A new book focuses on how farmer-breeder collaboration in plant breeding can provide hands-on solutions for improved, global food security, sustainable agriculture and climate-change adaptation.
The book, entitled Farmers and Plant Breeding: Current Approaches and Perspectives, published by Routledge this fall, is edited by FNI Senior Research Fellow Tone Winge together with professor Ola Westengen of the Norwegian University of Life Sciences (NMBU). It gives an overview of a wide range of collaborative breeding programmes from different parts of the world. On-the-ground-cases are linked to international context, such as the Plant Treaty, trade agreements, and related intellectual property rights (IPR) regimes, and to regional and local condtions, such as national seed policies and laws.
What is participatory plant breeding? Short video
Key to adaptation
An important backdrop for the book is the recognition that while traditional breeder-directed breeding programs have been effective at developing crop varieties for farming systems that are fairly homogenous, they have been far less effective in areas where farming is more risk-prone and complex. As is stated by the EU-funded, international research program Diversifood, “the effects [of participatory plant breeding] on both biodiversity and crop production are impressive.”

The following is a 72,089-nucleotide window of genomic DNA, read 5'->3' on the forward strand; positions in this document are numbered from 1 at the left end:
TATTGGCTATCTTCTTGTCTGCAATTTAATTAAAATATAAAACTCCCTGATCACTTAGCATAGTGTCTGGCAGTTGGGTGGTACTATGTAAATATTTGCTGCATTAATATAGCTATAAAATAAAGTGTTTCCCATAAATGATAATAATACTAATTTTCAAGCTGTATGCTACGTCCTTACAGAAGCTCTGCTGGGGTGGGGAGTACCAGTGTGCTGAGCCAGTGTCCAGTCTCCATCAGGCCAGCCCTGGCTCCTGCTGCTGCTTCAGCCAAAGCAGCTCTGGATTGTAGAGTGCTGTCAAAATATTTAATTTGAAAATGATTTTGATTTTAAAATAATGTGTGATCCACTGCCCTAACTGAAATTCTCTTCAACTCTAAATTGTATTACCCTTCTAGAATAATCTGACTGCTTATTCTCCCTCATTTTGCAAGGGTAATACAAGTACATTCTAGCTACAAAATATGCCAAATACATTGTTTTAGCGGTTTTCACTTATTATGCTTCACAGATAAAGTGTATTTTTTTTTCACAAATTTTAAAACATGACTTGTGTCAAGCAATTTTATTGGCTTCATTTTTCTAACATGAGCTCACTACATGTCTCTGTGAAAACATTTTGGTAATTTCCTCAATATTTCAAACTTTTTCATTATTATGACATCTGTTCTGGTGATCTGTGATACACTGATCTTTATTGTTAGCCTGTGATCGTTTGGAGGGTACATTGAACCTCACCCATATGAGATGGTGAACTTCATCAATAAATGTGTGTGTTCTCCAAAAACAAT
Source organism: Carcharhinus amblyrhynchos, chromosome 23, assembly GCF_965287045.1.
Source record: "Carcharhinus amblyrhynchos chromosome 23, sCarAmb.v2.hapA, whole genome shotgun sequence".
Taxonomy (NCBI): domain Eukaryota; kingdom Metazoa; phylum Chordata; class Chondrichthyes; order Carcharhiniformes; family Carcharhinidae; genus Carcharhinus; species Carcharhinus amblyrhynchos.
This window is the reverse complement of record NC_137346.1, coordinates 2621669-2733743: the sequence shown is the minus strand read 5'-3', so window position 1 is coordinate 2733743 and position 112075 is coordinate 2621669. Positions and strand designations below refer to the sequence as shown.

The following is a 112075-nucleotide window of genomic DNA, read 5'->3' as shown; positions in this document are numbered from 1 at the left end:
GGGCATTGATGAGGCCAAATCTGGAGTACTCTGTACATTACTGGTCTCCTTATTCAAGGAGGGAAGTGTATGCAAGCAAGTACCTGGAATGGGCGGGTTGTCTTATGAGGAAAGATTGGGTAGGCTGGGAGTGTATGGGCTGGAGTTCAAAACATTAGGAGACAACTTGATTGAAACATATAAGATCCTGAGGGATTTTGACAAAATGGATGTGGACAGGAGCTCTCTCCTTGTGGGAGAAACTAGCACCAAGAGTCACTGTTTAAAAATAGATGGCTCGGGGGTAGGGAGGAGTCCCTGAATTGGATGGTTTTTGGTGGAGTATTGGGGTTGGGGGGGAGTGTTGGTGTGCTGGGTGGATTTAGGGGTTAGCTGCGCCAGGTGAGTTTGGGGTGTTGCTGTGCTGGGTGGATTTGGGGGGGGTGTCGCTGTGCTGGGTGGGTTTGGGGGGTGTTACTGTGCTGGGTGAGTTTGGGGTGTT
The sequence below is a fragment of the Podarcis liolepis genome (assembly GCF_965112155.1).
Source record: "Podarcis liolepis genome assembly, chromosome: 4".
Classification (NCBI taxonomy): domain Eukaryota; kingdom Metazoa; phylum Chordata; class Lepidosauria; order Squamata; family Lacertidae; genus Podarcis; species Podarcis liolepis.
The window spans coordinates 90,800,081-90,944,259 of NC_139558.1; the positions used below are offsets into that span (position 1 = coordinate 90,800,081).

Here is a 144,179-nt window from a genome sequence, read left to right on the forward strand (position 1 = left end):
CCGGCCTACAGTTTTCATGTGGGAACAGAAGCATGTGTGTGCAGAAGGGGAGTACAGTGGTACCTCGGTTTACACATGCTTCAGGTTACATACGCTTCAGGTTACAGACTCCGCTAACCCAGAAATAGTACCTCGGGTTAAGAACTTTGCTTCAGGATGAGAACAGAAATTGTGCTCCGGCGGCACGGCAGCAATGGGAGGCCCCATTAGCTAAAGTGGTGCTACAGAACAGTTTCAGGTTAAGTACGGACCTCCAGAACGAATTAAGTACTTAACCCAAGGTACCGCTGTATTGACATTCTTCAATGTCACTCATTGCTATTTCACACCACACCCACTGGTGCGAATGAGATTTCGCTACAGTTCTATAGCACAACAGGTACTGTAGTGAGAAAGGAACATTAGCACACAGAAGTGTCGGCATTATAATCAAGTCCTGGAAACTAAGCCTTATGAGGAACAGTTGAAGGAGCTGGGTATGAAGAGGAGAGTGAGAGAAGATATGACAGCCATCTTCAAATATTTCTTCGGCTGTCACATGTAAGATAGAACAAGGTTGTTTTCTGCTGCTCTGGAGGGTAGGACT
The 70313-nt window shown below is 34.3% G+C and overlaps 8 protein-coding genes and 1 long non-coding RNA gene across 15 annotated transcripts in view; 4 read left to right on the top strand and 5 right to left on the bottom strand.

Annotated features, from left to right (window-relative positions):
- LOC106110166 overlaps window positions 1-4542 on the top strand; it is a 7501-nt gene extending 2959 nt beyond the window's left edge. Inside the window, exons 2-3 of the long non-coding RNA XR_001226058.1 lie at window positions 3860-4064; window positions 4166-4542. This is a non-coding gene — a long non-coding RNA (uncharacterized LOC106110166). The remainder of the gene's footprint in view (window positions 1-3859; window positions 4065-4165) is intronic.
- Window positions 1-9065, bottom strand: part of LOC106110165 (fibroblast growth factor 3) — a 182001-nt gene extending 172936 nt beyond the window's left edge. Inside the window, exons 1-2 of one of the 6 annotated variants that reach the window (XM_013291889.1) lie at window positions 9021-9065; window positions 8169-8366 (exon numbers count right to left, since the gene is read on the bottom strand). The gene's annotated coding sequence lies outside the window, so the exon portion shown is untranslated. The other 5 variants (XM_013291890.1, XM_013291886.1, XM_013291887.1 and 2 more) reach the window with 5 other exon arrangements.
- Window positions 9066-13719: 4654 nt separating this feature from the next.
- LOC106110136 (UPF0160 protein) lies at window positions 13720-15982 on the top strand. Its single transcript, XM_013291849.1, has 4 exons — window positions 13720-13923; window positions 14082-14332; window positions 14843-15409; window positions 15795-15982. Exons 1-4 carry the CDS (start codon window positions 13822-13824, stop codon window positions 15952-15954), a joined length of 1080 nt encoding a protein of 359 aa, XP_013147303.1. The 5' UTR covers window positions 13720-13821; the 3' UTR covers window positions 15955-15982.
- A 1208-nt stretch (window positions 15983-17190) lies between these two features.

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The new book documents these impacts, pointing to increased yields, farmers’ empowerment throughout the innovation and development processes, and to the maintenance of crop genetic diversity and adaptation to climate change.
Case studies include collaborative sorghum and pearl millet breeding for water-stressed environments in West Africa, participatory rice breeding for intensive rice farming in the Mekong Delta, and evolutionary participatory quinoa breeding for organic agriculture in North America.
The book will be launched in Rome in November, during a side-event to the Plant Treaty’s 8th Session of the Governing Body.
According to experts in the field, the book is relevant to a wide range of readers, including practitioners with experience in plant breeding and crop genetic resources, readers with a broader interest in agriculture and development, as well as students of international cooperation and sustainable development.
This timely and remarkable book focuses on collaborations between farmers and plant breeders across all types of agroecosystems, and offers real hope for widespread redesign and transformation, sais Professor of Environment and Society at the University of Essex, Jules Pretty.
‘This book will be of interest not only to researchers working directly on crop improvement, but also to policy makers and other professionals involved in food and nutritional security’, said Segenet Kelemu of the International Centre of Insect Physiology and Ecology in Kenya.